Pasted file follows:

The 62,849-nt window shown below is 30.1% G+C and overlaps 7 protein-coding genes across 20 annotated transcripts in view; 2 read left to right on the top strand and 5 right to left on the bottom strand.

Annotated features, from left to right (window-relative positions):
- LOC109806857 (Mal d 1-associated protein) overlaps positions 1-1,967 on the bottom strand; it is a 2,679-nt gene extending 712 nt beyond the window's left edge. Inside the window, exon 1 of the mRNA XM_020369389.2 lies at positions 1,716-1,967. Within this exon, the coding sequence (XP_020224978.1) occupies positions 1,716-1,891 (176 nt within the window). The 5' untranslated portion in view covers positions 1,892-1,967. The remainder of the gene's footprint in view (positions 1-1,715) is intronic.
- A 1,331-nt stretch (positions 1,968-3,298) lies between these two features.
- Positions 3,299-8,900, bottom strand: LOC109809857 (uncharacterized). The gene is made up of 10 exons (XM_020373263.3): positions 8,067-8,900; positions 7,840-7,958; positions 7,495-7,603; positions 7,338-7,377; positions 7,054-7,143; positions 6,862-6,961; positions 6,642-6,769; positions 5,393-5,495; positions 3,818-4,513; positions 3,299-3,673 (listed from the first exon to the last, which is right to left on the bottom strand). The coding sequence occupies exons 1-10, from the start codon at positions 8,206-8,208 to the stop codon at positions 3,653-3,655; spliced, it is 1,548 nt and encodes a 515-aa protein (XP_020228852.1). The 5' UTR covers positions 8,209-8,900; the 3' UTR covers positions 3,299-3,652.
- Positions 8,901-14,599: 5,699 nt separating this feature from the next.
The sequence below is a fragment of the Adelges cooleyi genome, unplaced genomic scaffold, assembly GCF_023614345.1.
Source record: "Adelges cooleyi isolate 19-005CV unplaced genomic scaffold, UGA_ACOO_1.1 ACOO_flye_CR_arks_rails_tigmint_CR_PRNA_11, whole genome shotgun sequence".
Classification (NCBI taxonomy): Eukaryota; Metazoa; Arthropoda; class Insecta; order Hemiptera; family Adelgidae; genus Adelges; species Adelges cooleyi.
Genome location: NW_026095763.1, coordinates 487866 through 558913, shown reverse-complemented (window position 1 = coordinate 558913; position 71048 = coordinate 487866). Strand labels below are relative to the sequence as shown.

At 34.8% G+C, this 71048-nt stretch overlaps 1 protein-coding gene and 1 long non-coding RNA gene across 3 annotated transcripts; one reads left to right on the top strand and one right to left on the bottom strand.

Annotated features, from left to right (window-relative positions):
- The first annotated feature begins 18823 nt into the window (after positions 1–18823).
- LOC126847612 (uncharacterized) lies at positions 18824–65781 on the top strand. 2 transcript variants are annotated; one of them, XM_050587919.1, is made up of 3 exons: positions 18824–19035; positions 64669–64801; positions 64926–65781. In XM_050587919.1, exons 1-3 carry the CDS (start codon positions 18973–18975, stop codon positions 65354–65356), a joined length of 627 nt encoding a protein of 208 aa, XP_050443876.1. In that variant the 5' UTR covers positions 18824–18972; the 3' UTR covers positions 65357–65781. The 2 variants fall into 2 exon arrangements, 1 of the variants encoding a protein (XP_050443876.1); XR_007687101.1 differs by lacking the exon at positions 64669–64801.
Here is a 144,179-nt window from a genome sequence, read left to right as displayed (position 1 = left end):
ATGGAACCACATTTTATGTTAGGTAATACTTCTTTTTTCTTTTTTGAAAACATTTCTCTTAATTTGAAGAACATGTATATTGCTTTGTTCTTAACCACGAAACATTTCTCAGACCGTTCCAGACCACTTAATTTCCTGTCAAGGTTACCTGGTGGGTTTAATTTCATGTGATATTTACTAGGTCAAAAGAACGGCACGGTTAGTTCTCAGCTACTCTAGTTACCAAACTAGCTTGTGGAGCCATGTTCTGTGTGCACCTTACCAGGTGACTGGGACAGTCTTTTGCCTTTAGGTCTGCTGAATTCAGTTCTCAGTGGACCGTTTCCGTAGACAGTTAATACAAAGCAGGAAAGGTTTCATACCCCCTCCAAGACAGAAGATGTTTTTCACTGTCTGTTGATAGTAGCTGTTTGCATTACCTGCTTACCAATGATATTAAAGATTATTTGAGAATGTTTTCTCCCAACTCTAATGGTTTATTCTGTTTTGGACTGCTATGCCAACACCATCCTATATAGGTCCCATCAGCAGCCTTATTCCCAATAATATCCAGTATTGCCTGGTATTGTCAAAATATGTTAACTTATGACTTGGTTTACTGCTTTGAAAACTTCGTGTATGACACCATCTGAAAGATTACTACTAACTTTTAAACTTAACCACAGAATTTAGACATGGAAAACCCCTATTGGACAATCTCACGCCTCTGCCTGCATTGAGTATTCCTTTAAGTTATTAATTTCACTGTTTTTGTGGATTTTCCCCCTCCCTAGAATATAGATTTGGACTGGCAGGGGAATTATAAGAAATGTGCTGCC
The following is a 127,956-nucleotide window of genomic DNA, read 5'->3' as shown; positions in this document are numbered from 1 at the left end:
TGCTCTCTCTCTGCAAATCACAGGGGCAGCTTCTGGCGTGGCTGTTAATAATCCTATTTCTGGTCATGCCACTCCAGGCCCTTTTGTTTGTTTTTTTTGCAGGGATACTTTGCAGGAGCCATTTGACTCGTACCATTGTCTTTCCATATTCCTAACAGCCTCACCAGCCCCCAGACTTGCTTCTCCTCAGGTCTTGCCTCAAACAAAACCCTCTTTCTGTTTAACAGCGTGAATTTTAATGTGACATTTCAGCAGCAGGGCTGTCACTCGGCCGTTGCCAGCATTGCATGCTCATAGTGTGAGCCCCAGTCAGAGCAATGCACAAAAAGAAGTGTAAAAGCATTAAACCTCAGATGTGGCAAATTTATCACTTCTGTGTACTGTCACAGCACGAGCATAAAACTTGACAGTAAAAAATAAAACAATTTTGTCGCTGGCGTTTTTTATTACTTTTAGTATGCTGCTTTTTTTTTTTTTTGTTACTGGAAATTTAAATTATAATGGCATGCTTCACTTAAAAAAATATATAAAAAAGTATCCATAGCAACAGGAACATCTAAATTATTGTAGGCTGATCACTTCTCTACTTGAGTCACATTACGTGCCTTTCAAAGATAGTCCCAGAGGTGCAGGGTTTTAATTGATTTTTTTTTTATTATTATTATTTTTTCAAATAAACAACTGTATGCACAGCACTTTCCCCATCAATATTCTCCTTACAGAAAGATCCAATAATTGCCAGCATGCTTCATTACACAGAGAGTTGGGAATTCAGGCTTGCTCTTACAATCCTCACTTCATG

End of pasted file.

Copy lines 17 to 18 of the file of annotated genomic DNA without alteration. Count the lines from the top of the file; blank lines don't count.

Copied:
The following is a 127,956-nucleotide window of genomic DNA, read 5'->3' as shown; positions in this document are numbered from 1 at the left end:
TGCTCTCTCTCTGCAAATCACAGGGGCAGCTTCTGGCGTGGCTGTTAATAATCCTATTTCTGGTCATGCCACTCCAGGCCCTTTTGTTTGTTTTTTTTGCAGGGATACTTTGCAGGAGCCATTTGACTCGTACCATTGTCTTTCCATATTCCTAACAGCCTCACCAGCCCCCAGACTTGCTTCTCCTCAGGTCTTGCCTCAAACAAAACCCTCTTTCTGTTTAACAGCGTGAATTTTAATGTGACATTTCAGCAGCAGGGCTGTCACTCGGCCGTTGCCAGCATTGCATGCTCATAGTGTGAGCCCCAGTCAGAGCAATGCACAAAAAGAAGTGTAAAAGCATTAAACCTCAGATGTGGCAAATTTATCACTTCTGTGTACTGTCACAGCACGAGCATAAAACTTGACAGTAAAAAATAAAACAATTTTGTCGCTGGCGTTTTTTATTACTTTTAGTATGCTGCTTTTTTTTTTTTTTGTTACTGGAAATTTAAATTATAATGGCATGCTTCACTTAAAAAAATATATAAAAAAGTATCCATAGCAACAGGAACATCTAAATTATTGTAGGCTGATCACTTCTCTACTTGAGTCACATTACGTGCCTTTCAAAGATAGTCCCAGAGGTGCAGGGTTTTAATTGATTTTTTTTTTATTATTATTATTTTTTCAAATAAACAACTGTATGCACAGCACTTTCCCCATCAATATTCTCCTTACAGAAAGATCCAATAATTGCCAGCATGCTTCATTACACAGAGAGTTGGGAATTCAGGCTTGCTCTTACAATCCTCACTTCATG